The two new elements of the chapter are tied together in 7:8-11 and 21-22. It is interesting to note that the vision of 7:2-14 is divided into three parts by the stylistic expression, “In my vision at night I looked”, found in verses 2, 7 and 13. Surprisingly, this arrangement ties the fourth kingdom more closely to the heavenly court scene than to the three kingdoms that precede it in verses 4-6. The immediate context of the seating of the heavenly judgment in 7:9-14 is the little horn’s boastful speaking in verse 8. The absence in verse 9 of the typical sequencing term (“behold”) found seven times in the vision (Dan 7:5,6,7,8 [twice], 13) is further evidence that the judgment begins at precisely that point in history where the little horn is doing its human thing and speaking boastfully (elaborated in 7:21,25).
A portion of the vision formula of 2, 7 and 13 is also found at the conclusion of verse 11, further tying the descriptions of verses 7 and 8 with the opening of the judgment in 9 and 10. The allusion to the destruction of the beast that carried the little horn in verse 11 implies that the judgment comes into session to deal with the actions of that beast, and of the ten horns and the little horn that followed it in the course of history. This implication is confirmed in Dan 7:21-22. The time, times and half a time in which the saints are oppressed lasts “until the Ancient of Days came and pronounced judgment in favor of the saints of the Most High” (7:22). So the judgment comes at the end of the little horn’s time of oppressing the saints. The end result of that judgment is “His power will be taken away and completely destroyed forever. Then the sovereignty, power and greatness of the kingdoms under the whole heaven will be handed over to the saints, the people of the Most High. His (the son of man of 7:13-14) kingdom will be an everlasting kingdom, and all rulers will worship and obey him” (Dan 7:26-27).
So the vision of Daniel 7 is not so much adding new elements to the earlier vision as it is elaborating on the later stages of it, the times after the fourth kingdom and before the setting up of God’s eternal kingdom. During the time of the divided kingdom of iron and clay, an oppressive power, described as a little horn on the beast of the fourth kingdom, will arise and oppress the people of God, just as Babylon was doing in Daniel’s day. Daniel 7 also adds that ushering in the stone kingdom will be a heavenly tribunal in which the actions of all the oppressive powers of history will be brought to an end and the people of God will join God’s representative, the son of man, in an everlasting kingdom where all obey the Most High God.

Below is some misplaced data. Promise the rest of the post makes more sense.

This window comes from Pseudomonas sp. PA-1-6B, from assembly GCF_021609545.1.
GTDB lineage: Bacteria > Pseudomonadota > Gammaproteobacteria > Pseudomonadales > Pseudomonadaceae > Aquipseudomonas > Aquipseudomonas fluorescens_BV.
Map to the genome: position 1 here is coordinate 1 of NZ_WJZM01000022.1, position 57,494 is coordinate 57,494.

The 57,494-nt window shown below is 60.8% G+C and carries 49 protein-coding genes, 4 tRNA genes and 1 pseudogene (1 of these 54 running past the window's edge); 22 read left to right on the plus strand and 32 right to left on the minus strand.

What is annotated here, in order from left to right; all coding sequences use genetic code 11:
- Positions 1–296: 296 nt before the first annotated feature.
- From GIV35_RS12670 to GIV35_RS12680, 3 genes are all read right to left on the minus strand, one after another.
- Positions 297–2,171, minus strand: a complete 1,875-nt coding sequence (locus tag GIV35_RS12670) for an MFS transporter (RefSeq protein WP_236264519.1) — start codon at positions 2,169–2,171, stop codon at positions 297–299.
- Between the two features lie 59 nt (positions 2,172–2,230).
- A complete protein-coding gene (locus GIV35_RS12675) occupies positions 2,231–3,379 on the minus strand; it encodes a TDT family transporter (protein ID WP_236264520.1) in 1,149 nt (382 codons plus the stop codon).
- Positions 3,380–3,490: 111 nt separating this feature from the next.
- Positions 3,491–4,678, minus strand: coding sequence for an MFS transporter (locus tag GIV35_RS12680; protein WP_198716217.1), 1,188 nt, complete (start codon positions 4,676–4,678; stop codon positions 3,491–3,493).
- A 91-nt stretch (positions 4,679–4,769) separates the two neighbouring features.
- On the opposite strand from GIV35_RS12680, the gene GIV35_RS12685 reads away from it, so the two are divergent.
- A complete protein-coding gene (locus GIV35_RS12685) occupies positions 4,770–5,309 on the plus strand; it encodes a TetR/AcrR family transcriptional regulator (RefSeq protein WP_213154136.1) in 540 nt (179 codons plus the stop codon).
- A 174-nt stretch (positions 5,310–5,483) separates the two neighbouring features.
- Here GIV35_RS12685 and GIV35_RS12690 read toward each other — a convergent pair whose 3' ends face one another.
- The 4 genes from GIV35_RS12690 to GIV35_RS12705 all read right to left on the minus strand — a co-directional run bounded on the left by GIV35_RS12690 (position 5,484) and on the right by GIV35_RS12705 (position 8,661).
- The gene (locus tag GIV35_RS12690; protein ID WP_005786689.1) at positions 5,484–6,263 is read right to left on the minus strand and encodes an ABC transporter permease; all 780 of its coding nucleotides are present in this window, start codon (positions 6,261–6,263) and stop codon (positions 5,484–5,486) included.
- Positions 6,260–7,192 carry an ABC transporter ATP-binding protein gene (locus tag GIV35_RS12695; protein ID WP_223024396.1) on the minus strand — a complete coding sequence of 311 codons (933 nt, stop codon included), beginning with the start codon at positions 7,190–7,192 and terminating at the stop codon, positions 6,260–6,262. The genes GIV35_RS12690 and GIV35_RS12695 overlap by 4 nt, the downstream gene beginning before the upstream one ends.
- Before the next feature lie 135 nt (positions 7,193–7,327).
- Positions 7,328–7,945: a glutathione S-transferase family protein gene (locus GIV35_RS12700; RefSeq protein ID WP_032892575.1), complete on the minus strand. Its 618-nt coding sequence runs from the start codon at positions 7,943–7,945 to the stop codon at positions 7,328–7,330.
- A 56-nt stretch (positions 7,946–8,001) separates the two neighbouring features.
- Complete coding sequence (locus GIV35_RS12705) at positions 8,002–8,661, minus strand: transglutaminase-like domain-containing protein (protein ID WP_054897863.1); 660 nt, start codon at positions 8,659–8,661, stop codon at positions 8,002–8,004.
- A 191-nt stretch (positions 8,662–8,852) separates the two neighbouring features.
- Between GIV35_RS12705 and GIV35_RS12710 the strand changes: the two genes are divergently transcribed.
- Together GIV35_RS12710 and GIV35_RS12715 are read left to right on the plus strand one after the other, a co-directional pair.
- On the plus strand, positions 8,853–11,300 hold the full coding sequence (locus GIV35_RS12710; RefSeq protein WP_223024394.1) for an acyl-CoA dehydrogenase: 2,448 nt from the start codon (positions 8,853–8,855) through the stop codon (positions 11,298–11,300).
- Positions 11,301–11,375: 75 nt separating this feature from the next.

In Daniel 2 and 7, therefore, we have a pair of apocalyptic prophecies which review the same basic historical sequence, running from the time of the respective prophets until the establishment of God’s kingdom at the end of history. The exegesis is relatively straightforward, when the two visions are viewed together. The only reason to question elements of this scenario are if these prophecies were not written ahead of events, but were the result of pious history after the fact, written around 165 BC. So for Adventist scholarship, the decisive issue with regard to the hermeneutics of the apocalyptic prophecies of Daniel is the time when the book was written. For those who believe that Daniel was a genuine prophecy of the sixth century BC, the process is straightforward. First, give careful attention to what the text is actually saying and what it is not saying. Second, give careful attention to the clear witness of history, and align the text with that history to the best of one’s ability.